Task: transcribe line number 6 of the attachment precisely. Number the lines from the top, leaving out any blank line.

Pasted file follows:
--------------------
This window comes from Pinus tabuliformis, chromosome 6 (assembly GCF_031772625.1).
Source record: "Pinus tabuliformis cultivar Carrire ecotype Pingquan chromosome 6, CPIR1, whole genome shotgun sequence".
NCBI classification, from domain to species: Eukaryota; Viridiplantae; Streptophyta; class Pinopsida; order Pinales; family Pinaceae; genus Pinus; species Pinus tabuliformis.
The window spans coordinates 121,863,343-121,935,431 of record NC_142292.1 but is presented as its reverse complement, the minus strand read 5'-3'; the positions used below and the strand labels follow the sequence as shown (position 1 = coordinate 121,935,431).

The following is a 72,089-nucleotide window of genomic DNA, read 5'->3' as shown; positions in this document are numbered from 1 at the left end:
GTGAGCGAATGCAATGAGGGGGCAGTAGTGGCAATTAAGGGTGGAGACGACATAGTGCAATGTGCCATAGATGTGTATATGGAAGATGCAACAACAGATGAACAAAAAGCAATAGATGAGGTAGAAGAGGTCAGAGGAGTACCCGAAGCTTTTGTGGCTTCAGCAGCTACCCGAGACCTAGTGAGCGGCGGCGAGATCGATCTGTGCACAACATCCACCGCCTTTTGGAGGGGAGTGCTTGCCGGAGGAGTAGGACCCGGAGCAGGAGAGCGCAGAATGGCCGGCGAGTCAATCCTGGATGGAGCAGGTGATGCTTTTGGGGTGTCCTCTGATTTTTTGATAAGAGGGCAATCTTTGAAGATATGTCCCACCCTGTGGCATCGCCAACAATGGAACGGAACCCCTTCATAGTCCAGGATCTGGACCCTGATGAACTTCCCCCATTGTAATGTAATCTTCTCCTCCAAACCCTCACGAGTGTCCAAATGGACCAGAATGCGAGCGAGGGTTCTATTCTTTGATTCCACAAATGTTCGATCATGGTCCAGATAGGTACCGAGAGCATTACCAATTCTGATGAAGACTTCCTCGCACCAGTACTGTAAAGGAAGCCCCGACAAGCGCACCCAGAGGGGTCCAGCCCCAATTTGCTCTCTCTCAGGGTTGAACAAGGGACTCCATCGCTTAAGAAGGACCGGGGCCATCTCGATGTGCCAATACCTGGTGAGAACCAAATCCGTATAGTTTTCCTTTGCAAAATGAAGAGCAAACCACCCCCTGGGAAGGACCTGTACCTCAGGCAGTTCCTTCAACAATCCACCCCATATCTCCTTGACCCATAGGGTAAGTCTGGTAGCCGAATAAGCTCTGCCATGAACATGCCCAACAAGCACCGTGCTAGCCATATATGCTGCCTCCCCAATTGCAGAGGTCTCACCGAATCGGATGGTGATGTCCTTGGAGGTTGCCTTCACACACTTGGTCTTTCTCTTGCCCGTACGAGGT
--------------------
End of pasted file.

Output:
GTGAGCGAATGCAATGAGGGGGCAGTAGTGGCAATTAAGGGTGGAGACGACATAGTGCAATGTGCCATAGATGTGTATATGGAAGATGCAACAACAGATGAACAAAAAGCAATAGATGAGGTAGAAGAGGTCAGAGGAGTACCCGAAGCTTTTGTGGCTTCAGCAGCTACCCGAGACCTAGTGAGCGGCGGCGAGATCGATCTGTGCACAACATCCACCGCCTTTTGGAGGGGAGTGCTTGCCGGAGGAGTAGGACCCGGAGCAGGAGAGCGCAGAATGGCCGGCGAGTCAATCCTGGATGGAGCAGGTGATGCTTTTGGGGTGTCCTCTGATTTTTTGATAAGAGGGCAATCTTTGAAGATATGTCCCACCCTGTGGCATCGCCAACAATGGAACGGAACCCCTTCATAGTCCAGGATCTGGACCCTGATGAACTTCCCCCATTGTAATGTAATCTTCTCCTCCAAACCCTCACGAGTGTCCAAATGGACCAGAATGCGAGCGAGGGTTCTATTCTTTGATTCCACAAATGTTCGATCATGGTCCAGATAGGTACCGAGAGCATTACCAATTCTGATGAAGACTTCCTCGCACCAGTACTGTAAAGGAAGCCCCGACAAGCGCACCCAGAGGGGTCCAGCCCCAATTTGCTCTCTCTCAGGGTTGAACAAGGGACTCCATCGCTTAAGAAGGACCGGGGCCATCTCGATGTGCCAATACCTGGTGAGAACCAAATCCGTATAGTTTTCCTTTGCAAAATGAAGAGCAAACCACCCCCTGGGAAGGACCTGTACCTCAGGCAGTTCCTTCAACAATCCACCCCATATCTCCTTGACCCATAGGGTAAGTCTGGTAGCCGAATAAGCTCTGCCATGAACATGCCCAACAAGCACCGTGCTAGCCATATATGCTGCCTCCCCAATTGCAGAGGTCTCACCGAATCGGATGGTGATGTCCTTGGAGGTTGCCTTCACACACTTGGTCTTTCTCTTGCCCGTACGAGGT